By: Joanne Cavis, UGA Cooperative Extension
Retail Therapy, recognizing that you have a problem is half the solution. If you suspect that compulsive spending is a problem for you, there are things that you can do to take control of your finances and your long-term financial security.
STOP USING CREDIT. If you are a compulsive spender, you probably carry a balance on at least one and probably several credit cards. Keep one card in your wallet for emergencies, and leave the rest at home. Do you need cut them up and close the accounts?
TRACK YOUR SPENDING. Find out where your money goes to pinpoint problem spending areas. Carry a small notebook with you and record what you purchased, where you bought it, how much it cost and why you made the purchase. Review the log weekly. Look for patterns.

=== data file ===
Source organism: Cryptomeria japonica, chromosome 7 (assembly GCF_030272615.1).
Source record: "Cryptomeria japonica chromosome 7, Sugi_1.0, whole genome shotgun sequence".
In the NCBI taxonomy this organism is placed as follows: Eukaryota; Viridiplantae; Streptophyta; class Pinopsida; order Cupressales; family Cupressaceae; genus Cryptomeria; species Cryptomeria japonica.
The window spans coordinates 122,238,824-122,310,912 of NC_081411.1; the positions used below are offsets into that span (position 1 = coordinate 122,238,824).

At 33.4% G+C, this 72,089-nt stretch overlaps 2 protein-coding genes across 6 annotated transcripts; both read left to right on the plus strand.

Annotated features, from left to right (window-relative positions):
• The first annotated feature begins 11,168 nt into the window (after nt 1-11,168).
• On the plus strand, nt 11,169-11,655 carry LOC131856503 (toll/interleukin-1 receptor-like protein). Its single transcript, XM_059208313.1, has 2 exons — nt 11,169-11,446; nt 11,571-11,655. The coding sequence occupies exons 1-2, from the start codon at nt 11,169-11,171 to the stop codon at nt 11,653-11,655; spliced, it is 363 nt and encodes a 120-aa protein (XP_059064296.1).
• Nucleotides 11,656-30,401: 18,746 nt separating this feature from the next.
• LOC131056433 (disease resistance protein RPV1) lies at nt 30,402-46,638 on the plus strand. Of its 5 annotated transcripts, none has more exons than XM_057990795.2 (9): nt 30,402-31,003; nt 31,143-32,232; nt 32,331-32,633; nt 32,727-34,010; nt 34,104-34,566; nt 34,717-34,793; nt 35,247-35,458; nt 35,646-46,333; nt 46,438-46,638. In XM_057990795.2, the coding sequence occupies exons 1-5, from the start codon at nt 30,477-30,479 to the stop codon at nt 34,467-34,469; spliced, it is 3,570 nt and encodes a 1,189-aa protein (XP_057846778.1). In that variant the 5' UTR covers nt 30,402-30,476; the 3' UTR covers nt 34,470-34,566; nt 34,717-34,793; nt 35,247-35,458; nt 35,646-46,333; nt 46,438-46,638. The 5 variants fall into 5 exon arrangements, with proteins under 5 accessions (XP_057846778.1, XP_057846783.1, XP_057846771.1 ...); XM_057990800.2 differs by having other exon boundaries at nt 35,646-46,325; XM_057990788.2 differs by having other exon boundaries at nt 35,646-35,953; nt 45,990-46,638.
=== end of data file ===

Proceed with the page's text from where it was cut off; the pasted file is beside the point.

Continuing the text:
SPEND LESS THAN YOU EARN. Look for ways to reduce spending and increase saving. Invest the difference.
PLAN YOUR SPENDING. Know what you want from your money. What are your intermediate and long-term goals? How will you handle an emergency? Prioritize wants and needs to keep spending and saving in line with your income. Once you have a plan, track it.
SHOP WISELY. Use a list and avoid buying items not on the list. Comparison shop. Use coupons for frequently used products.
HAVE A YARD SALE. Compulsive spenders often have a house full of goods that are almost new and barely used. Round up unwanted items for a yard sale. Some one-of-a-kind items often bring better prices when offered for sale through an online source. Use the proceeds of the sale to pay down debt or kick-start a new savings program.
Knowing you have a problem is half the solution. These suggestions can help you tackle compulsive spending. If you have tried to curb your spending without success, consider joining a support group or seek professional help from a trained counselor or mental health professional.
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